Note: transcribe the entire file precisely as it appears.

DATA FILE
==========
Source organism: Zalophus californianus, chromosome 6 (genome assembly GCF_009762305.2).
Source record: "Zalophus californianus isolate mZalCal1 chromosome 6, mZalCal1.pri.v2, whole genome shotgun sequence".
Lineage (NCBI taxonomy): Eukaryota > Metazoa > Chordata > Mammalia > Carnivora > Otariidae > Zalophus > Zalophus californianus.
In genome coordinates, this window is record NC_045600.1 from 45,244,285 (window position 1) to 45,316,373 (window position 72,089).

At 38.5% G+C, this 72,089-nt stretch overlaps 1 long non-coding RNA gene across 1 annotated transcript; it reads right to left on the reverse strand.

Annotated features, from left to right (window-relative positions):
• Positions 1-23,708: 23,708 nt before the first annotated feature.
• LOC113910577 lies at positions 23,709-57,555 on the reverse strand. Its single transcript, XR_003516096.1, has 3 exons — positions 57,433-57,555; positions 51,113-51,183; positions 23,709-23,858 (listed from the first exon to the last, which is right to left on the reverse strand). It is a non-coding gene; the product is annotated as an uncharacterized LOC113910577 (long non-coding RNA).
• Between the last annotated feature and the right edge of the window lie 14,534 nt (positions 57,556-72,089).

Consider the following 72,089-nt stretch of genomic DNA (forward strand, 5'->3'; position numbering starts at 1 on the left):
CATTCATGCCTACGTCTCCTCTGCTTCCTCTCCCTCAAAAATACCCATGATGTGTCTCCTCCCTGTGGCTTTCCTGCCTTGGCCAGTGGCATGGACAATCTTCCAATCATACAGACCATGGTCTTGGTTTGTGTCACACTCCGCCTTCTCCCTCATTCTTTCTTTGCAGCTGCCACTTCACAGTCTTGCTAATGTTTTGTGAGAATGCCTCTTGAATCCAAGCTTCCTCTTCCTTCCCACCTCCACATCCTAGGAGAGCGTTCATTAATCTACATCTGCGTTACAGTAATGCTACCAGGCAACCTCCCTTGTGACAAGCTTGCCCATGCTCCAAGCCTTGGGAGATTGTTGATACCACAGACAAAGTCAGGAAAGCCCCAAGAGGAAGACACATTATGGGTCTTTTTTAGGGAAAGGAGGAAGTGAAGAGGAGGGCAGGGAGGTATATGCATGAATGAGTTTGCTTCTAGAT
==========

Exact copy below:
Source organism: Zalophus californianus, chromosome 6 (genome assembly GCF_009762305.2).
Source record: "Zalophus californianus isolate mZalCal1 chromosome 6, mZalCal1.pri.v2, whole genome shotgun sequence".
Lineage (NCBI taxonomy): Eukaryota > Metazoa > Chordata > Mammalia > Carnivora > Otariidae > Zalophus > Zalophus californianus.
In genome coordinates, this window is record NC_045600.1 from 45,244,285 (window position 1) to 45,316,373 (window position 72,089).

At 38.5% G+C, this 72,089-nt stretch overlaps 1 long non-coding RNA gene across 1 annotated transcript; it reads right to left on the reverse strand.

Annotated features, from left to right (window-relative positions):
• Positions 1-23,708: 23,708 nt before the first annotated feature.
• LOC113910577 lies at positions 23,709-57,555 on the reverse strand. Its single transcript, XR_003516096.1, has 3 exons — positions 57,433-57,555; positions 51,113-51,183; positions 23,709-23,858 (listed from the first exon to the last, which is right to left on the reverse strand). It is a non-coding gene; the product is annotated as an uncharacterized LOC113910577 (long non-coding RNA).
• Between the last annotated feature and the right edge of the window lie 14,534 nt (positions 57,556-72,089).

Consider the following 72,089-nt stretch of genomic DNA (forward strand, 5'->3'; position numbering starts at 1 on the left):
CATTCATGCCTACGTCTCCTCTGCTTCCTCTCCCTCAAAAATACCCATGATGTGTCTCCTCCCTGTGGCTTTCCTGCCTTGGCCAGTGGCATGGACAATCTTCCAATCATACAGACCATGGTCTTGGTTTGTGTCACACTCCGCCTTCTCCCTCATTCTTTCTTTGCAGCTGCCACTTCACAGTCTTGCTAATGTTTTGTGAGAATGCCTCTTGAATCCAAGCTTCCTCTTCCTTCCCACCTCCACATCCTAGGAGAGCGTTCATTAATCTACATCTGCGTTACAGTAATGCTACCAGGCAACCTCCCTTGTGACAAGCTTGCCCATGCTCCAAGCCTTGGGAGATTGTTGATACCACAGACAAAGTCAGGAAAGCCCCAAGAGGAAGACACATTATGGGTCTTTTTTAGGGAAAGGAGGAAGTGAAGAGGAGGGCAGGGAGGTATATGCATGAATGAGTTTGCTTCTAGAT